Archive | November, 2013

Benevolent sexism

30 Nov

benevolent sexism still sexism..

On the video bellow I would start it on the second 40, but is not mine.

Two of the references cited on the video:

Glick, P. , & Fiske, S. (1996). The ambivalent sexism inventory: Differentiating hostile and benevolent sexism. Journal of Personality and Social Psychology, 70(3), 491-512.

Becker, J. , & Swim, J. (2011). Seeing the unseen: Attention to daily encounters with sexism as way to reduce sexist beliefs. Psychology of Women Quarterly, 35(2), 227-242.

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GoldieBlox. Education is the key

24 Nov
Image representing

Image by None via CrunchBase

GoldieBlox

A toy company named GoldieBlox recently released a video to advertise its toys, and the video has since gone viral with five million views and counting. GoldieBlox believes in promoting femininity amongst young girls by giving these girls more choices than dolls and princesses. Tabetha Wallace and Lissette Padilla discuss changing the culture in what activities are appropriate for girls vs. boys, in this clip from the Lip News.

Why Scandinavia women make the rest of the world jealous, by Lynn Parramore

5 Nov
English: This image is an identification repor...

English: This image is an identification report cover illustration for the report being described in the article (Photo credit: Wikipedia)

 

By Lynn Parramore

 

Icelanders are among the happiest and healthiest people on Earth. They publish more books per capita than any other country, and they have more artists. They boast the most prevalent belief in evolution — and elves, too. Iceland is the world’s most peaceful nation (the cops don’t even carry guns), and the best place for kids. Oh, and they’ve got a lesbian head of state, the world’s first. Granted, the national dish is putrefied shark meat, but you can’t have everything.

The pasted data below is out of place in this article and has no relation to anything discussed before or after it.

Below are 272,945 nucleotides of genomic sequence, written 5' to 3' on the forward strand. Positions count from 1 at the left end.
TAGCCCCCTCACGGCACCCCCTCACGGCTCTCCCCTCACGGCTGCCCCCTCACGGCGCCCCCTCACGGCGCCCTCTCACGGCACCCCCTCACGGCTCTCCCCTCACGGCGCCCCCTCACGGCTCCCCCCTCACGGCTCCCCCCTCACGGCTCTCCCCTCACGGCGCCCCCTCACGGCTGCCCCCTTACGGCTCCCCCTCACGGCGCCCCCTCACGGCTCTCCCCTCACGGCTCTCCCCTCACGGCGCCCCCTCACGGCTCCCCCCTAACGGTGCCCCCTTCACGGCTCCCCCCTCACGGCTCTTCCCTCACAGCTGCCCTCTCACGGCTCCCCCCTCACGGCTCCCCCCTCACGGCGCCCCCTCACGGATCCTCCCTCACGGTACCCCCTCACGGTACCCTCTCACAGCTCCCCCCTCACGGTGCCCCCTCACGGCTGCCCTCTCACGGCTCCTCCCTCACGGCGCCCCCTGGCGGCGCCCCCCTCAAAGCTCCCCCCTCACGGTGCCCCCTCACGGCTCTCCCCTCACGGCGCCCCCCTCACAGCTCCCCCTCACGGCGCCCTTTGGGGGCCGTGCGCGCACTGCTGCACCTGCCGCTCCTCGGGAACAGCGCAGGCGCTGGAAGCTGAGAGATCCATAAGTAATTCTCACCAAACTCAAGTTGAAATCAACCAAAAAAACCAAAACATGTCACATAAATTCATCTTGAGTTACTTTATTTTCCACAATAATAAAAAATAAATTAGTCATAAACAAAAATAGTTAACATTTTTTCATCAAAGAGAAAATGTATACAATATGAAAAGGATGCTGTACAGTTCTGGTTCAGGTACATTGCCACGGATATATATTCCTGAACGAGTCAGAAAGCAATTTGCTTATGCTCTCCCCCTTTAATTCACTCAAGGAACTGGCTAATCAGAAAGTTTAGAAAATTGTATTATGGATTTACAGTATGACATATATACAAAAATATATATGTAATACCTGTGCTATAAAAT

Iceland is also the best place to have a uterus, according to the folks at the World Economic Forum. The Global Gender Gap Report ranks countries based on where women have the most equal access to education and healthcare, and where they can participate most fully in the country’s political and economic life.

 

According to the 2013 report, Icelandic women pretty much have it all. Their sisters in Finland, Norway, and Sweden have it pretty good, too: those countries came in second, third and fourth, respectively. Denmark is not far behind at number seven.

 

The U.S. comes in at a dismal 23rd, which is a notch down from last year. At least we’re not Yemen, which is dead last out of 136 countries.

 

So how did a string of countries settled by Vikings become leaders in gender enlightenment? Bloodthirsty raiding parties don’t exactly sound like models of egalitarianism, and the early days weren’t pretty. Medieval Icelandic law prohibited women from bearing arms or even having short hair. Viking women could not be chiefs or judges, and they had to remain silent in assemblies. On the flip side, they could request a divorce and inherit property. But that’s not quite a blueprint for the world’s premier egalitarian society.

 

The change came with literacy, for…. [read more here ]

 

Column: Why Scandinavian women make the rest of the world jealous

 

 

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